Search Results

Showing results 1 to 6 of approximately 6.

(refine search)
SORT BY: PREVIOUS / NEXT
Keywords:Leisure 

Working Paper
Do constraints on market work hours change home production efforts?

We study variations in housework time and leisure consumption when workers are subject to labor market work hours constraints that prevent them from working the optimal number of hours. Using data from two large nationwide longitudinal surveys, we first document that such constraints are widespread--about 50 percent of all households in our sample had been bound by such constraints in at least one year, highlighting the significance of studying household behaviors in labor markets under binding constraints. Our analysis reveals strong heterogeneity and asymmetry in workers' reactions to this ...
Finance and Economics Discussion Series , Paper 2009-21

Working Paper
Monocentric city redux

This paper argues that centralized employment remains an empirically relevant stylization of midsize U.S. metros. It extends the monocentric model to explicitly include leisure as a source of utility but constrains workers to supply fixed labor hours. Doing so sharpens the marginal disutility from longer commutes. The numerical implementation calibrates traffic congestion to tightly match observed commute times in Portland, Oregon. The implied geographic distribution of CBD workers' residence tightly matches that of Portland. The implied population density, land price, and house price ...
Research Working Paper , Paper RWP 14-9

Working Paper
Measuring trends in leisure: the allocation of time over five decades

In this paper, we use five decades of time-use surveys to document trends in the allocation of time. We document that a dramatic increase in leisure time lies behind the relatively stable number of market hours worked (per working-age adult) between 1965 and 2003. Specifically, we document that leisure for men increased by 6-8 hours per week (driven by a decline in market work hours) and for women by 4-8 hours per week (driven by a decline in home production work hours). This increase in leisure corresponds to roughly an additional 5 to 10 weeks of vacation per year, assuming a 40-hour work ...
Working Papers , Paper 06-2

Conference Paper
Measuring trends in leisure

In this paper, we use five decades of time-use surveys to document trends in the allocation of time. We find that a dramatic increase in leisure time lies behind the relatively stable number of market hours worked (per working-age adult) between 1965 and 2003. Specifically, we show that leisure for men increased by 6-8 hours per week (driven by a decline in market work hours) and for women by 4-8 hours per week (driven by a decline in home production work hours). This increase in leisure corresponds to roughly an additional 5 to 10 weeks of vacation per year, assuming a 40-hour work week. ...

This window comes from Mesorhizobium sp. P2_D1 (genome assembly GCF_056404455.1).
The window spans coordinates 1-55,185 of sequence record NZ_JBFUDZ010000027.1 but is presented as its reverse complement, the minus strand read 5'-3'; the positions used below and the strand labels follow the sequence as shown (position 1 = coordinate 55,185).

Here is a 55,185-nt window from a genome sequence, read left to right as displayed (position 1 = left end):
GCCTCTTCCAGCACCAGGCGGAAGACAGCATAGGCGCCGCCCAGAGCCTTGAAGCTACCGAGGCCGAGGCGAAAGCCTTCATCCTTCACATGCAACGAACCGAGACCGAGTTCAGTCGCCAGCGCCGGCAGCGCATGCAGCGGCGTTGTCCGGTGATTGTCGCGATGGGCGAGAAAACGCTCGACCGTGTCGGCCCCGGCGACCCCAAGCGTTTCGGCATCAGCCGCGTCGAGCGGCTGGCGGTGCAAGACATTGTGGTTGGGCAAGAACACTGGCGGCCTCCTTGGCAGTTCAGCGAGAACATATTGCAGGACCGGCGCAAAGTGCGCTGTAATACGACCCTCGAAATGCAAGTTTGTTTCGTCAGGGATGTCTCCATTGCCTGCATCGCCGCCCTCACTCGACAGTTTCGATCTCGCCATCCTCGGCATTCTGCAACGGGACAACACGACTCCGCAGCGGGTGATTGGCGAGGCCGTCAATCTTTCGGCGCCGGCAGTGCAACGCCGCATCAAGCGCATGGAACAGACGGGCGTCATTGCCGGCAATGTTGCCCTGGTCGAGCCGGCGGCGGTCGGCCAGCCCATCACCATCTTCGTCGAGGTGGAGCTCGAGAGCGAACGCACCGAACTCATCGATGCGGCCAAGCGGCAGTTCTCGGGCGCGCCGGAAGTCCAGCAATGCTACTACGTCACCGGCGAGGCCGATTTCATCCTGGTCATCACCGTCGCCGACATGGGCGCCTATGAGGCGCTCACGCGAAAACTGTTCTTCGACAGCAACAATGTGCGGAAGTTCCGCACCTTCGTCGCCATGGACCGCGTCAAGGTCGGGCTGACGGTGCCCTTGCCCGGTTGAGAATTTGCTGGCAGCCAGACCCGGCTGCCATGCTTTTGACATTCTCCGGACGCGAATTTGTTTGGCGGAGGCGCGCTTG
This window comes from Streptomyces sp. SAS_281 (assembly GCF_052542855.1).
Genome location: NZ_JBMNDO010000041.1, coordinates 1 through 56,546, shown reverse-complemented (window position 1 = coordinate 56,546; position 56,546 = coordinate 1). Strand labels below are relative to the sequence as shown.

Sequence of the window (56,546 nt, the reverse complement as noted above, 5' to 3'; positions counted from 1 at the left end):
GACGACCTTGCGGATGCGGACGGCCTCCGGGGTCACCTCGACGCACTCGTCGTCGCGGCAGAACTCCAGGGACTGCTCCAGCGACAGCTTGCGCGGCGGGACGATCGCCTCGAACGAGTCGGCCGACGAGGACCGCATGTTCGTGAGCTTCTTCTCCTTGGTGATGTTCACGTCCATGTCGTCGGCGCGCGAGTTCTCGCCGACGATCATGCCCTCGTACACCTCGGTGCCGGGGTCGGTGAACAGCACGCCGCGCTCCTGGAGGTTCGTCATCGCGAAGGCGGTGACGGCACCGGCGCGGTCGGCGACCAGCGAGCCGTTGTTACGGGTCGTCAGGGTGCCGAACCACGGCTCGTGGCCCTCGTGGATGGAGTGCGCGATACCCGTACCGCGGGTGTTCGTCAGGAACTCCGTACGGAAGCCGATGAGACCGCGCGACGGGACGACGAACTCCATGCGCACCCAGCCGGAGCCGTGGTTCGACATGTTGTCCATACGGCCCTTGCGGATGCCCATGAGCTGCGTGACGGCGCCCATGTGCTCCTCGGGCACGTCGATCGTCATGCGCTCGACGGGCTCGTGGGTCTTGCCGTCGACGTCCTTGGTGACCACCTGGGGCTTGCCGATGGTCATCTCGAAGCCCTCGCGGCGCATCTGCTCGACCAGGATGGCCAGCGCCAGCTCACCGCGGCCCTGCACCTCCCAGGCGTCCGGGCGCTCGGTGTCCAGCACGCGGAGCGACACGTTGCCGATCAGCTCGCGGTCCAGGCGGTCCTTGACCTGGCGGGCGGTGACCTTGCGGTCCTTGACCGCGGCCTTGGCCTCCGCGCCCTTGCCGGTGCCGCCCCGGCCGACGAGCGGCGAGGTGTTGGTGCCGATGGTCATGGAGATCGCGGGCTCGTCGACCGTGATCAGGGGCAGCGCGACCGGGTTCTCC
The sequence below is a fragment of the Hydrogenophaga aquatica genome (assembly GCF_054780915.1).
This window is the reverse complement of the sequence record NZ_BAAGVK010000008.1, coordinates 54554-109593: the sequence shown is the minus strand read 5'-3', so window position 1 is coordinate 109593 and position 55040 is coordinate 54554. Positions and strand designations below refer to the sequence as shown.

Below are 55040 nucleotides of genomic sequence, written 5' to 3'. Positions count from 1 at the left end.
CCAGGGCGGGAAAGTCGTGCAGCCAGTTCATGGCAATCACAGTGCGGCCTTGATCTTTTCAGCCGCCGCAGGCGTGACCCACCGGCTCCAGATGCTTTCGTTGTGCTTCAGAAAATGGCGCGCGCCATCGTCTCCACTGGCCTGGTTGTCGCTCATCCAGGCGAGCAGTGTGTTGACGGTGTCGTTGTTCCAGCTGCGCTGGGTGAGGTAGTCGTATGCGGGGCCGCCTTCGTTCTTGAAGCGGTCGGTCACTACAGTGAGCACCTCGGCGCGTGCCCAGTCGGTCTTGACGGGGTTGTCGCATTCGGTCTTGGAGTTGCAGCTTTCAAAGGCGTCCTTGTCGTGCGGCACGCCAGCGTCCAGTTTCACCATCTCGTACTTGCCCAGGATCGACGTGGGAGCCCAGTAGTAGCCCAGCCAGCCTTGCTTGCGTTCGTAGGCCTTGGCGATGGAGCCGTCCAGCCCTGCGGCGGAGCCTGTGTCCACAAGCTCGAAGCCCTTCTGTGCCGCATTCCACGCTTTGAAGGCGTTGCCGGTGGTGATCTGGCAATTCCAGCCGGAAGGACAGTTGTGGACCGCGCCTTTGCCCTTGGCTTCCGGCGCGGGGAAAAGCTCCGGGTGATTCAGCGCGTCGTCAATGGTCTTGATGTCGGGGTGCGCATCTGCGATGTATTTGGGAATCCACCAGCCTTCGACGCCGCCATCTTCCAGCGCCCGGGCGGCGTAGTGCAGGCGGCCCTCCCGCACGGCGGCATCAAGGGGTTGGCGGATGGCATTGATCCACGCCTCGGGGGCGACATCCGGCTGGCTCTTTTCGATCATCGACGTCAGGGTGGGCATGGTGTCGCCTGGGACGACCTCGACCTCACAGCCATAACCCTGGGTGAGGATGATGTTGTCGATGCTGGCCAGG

Proceedings

Journal Article
Working hard or hardly working? the evolution of leisure in the United States

Although Americans appear to be spending less time on the job than they were a hundred years ago, there's some question as to whether they have more leisure time.
The Regional Economist , Issue Jan , Pages 10-11

Journal Article
Beautiful city

Proponents of the City Beautiful movement advocated for sizable public investments in monumental spaces, street beautification, and classical architecture. Today, economists and policymakers see the provision of consumer leisure amenities as a way to attract people and jobs to cities. But past studies have provided only indirect evidence of the importance of leisure amenities for urban growth and development. In this article, Jerry Carlino uses a new data set on the number of leisure tourist visits to metropolitan areas to examine the correlation between leisure consumption opportunities and ...
Business Review , Issue Q3 , Pages 10-17

FILTER BY year

FILTER BY Series

FILTER BY Content Type

FILTER BY Author

Aguiar, Mark 2 items

Hurst, Erik 2 items

Carlino, Gerald A. 1 items

Engemann, Kristie M. 1 items

Li, Geng 1 items

Owyang, Michael T. 1 items

show more (2)

FILTER BY Jel Classification

R12 1 items

R14 1 items

R41 1 items

FILTER BY Keywords

Leisure 6 items

Hours of labor 4 items

Cities and towns 1 items

Commuting 1 items

Urban Land Use 1 items

Urban economics 1 items

show more (2)

PREVIOUS / NEXT